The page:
Don't get mad. Instead, take precautions to protect your broadheads.
I was fortunate to shoot a beautiful buck last year, but one thing I struggled with throughout the hunt was getting my arrows into and out of my quiver without deploying the expandable heads. I had failed to do something someone taught me long ago, and that is to carve out the slots in the quiver foam.
It doesn't matter if you're shooting an expandable with O-rings or clips, the pressure/friction on the blades as you push the broadhead into the foam at the top of your quiver can cause the broadhead to open up. I don't want to be messing with O-rings or clips in a treestand, and I surely don't want to pull out an arrow for a follow-up shot only to find out the blades are flopping around.
One way to keep this problem to a minimum is to cut out some of the foam around the manufacturer's broadhead cutouts. Cut enough foam that the broadheads slides in and out very easily. The friction from the grippers on the other end of the quiver should be enough to keep the arrow from sliding out. You only need enough foam to keep the broadhead from rattling around, so minimal contact is necessary.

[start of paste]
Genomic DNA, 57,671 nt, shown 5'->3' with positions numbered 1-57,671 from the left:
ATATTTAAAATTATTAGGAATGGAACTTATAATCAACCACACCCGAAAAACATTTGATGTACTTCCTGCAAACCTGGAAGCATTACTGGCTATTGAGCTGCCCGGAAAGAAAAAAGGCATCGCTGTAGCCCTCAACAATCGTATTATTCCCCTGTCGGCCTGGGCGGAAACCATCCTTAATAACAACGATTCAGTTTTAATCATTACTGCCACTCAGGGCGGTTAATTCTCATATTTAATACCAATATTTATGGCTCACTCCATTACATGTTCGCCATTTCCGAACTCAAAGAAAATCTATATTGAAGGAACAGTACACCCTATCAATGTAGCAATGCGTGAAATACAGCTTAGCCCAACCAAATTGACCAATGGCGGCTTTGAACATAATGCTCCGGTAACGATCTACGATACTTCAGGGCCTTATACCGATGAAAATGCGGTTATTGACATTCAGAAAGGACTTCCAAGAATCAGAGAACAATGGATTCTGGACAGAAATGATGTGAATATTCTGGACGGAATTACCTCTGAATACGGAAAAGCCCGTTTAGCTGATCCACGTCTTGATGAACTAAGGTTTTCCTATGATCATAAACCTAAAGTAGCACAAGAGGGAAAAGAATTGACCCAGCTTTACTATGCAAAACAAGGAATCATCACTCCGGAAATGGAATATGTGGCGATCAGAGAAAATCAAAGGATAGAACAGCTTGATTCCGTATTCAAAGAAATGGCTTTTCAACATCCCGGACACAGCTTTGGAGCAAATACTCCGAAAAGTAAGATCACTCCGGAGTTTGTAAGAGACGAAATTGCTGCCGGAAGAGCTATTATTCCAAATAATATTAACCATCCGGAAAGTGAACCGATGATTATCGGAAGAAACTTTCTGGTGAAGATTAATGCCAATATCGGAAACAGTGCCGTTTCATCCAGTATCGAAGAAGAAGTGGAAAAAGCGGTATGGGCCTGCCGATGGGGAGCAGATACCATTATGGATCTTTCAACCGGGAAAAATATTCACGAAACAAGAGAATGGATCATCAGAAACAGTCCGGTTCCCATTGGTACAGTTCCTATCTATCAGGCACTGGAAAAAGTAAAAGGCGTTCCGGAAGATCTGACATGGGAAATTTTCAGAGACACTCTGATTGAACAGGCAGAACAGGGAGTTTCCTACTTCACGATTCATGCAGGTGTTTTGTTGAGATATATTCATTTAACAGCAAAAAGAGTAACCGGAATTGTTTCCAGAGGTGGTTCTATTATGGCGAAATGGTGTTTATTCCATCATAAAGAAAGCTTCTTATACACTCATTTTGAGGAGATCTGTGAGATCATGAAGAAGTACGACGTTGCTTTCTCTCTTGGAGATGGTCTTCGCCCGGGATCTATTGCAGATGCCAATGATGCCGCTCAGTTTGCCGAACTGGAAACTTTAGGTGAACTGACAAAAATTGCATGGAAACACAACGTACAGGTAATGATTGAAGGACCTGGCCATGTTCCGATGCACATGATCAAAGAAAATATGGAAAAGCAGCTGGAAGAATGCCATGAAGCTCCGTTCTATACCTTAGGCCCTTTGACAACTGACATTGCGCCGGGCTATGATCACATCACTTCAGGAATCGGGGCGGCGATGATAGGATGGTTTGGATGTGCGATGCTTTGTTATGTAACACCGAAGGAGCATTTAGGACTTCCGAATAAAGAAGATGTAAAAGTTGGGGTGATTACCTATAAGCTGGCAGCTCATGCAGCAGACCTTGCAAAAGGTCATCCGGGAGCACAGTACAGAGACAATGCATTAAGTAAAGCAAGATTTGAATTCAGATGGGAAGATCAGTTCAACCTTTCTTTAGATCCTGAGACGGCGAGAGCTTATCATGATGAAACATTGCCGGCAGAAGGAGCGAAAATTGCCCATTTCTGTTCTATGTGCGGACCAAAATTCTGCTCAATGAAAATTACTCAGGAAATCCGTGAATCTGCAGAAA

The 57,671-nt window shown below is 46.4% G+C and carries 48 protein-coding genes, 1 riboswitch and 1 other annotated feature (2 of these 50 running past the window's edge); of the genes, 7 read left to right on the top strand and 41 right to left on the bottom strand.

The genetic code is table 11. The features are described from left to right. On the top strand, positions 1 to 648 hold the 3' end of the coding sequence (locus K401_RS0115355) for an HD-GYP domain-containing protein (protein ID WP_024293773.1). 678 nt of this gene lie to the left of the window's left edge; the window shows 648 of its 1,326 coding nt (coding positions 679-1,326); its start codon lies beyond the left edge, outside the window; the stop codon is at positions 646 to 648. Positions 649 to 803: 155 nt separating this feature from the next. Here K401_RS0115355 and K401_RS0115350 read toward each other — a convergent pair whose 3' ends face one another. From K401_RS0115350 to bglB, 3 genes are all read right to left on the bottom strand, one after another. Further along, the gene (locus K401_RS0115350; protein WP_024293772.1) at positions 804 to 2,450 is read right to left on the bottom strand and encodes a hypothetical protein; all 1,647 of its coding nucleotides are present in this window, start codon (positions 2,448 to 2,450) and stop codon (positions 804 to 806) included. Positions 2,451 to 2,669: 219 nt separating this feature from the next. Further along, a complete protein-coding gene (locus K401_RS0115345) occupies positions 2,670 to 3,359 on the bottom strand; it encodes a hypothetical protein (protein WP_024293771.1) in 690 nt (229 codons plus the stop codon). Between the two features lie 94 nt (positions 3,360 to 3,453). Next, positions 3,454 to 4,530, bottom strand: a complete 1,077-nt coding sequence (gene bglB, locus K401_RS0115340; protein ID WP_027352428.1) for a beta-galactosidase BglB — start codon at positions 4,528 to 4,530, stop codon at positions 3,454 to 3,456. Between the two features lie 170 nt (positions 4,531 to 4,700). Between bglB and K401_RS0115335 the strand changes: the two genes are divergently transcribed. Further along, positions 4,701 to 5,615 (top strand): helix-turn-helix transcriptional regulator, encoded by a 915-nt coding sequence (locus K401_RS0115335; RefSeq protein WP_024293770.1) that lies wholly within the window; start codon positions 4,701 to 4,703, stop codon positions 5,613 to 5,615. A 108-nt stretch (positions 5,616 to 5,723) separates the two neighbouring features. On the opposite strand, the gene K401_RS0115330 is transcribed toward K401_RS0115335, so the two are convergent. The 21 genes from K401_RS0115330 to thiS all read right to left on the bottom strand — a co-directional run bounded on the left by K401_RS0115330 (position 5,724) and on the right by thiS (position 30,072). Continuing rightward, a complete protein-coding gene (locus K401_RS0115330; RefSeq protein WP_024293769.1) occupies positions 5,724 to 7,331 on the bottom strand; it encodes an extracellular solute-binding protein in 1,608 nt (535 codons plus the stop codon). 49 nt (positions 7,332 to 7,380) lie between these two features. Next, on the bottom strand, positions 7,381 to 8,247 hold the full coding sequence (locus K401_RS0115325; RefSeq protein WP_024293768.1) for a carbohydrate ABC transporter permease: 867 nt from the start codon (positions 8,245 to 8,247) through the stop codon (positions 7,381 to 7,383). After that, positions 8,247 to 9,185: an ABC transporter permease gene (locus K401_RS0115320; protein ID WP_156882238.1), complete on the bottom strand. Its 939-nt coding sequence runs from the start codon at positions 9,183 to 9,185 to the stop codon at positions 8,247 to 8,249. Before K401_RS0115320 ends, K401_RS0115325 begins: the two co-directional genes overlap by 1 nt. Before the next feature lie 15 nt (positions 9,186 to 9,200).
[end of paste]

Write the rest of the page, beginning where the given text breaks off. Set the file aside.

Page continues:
It's a good idea to trim the foam even if you're using fixed-blade heads. It's incredible how much you can dull a blade by putting it into and pulling it out of the foam. The less contact your fixed-broadhead blades have with anything, the better.
Here's another quick foam-related tip: Keep a few O-rings or broadhead clips in a tiny plastic bag tucked between the foam and the plastic shell of the quiver. Don't carry your entire extra collection, but have one or two handy in case Murphy's Law rears its ugly head and you find yourself with flopping broadhead blades. Read Recent Tip of the Week:
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